In the wake of the disastrous Black Hawk Down incident in Somalia in 1993, war reporter Paul Watson photographed a mob of Somalis dragging a dead American soldier through the streets of Mogadishu. The picture, which went on to win the Pulitzer Prize, soon led to the withdrawal of all U.S. troops from the country. This engrossing and provocative play tells the true story of the friendship between Watson and playwright Dan O'Brien, which played out over the course of a lengthy email correspondence as Watson's reporting took him from Rwanda to Afghanistan to the Canadian Arctic. In The Body of an American at Goldman Theater in Washington, D.C., two men on opposite sides of the globe explore issues of war, friendship, mental health and the ethical consequences of personal actions.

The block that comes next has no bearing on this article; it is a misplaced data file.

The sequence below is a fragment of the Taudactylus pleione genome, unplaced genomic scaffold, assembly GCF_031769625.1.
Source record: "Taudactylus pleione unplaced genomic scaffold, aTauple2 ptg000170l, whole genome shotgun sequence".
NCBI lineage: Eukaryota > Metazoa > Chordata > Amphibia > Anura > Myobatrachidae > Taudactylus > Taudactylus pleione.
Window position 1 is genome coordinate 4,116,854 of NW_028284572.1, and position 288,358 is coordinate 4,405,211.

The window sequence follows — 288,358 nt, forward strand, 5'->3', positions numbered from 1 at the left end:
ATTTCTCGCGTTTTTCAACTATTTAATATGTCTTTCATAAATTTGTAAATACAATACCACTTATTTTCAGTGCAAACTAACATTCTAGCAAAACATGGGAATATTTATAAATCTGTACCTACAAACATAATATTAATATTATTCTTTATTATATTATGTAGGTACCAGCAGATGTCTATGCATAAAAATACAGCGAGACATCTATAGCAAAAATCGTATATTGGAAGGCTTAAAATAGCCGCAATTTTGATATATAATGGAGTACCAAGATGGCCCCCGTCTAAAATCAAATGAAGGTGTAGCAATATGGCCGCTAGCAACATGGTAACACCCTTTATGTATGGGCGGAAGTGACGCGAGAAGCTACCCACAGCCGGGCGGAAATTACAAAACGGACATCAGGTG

Set against the dramatic backdrop of political and social upheaval in 1963 Louisiana, Caroline, or Change is a Tony-nominated musical that features one of the most powerful female leads in the history of musical theater. Blending gospel, blues, Motown and Jewish folk music to tell a riveting story about the fragility of the human spirit, the play follows the Gellman family and their hard-working African-American maid, Caroline, a single mother of four young children. Despite spending most of her time cooped up doing laundry in the Gellman's basement, Caroline develops a strong emotional bond with their 8-year-old son, the curious and sympathetic Noah. As the two grow closer, their social, economic and age differences reach an impasse, resulting in a cataclysmic event that changes their lives and relationship forever.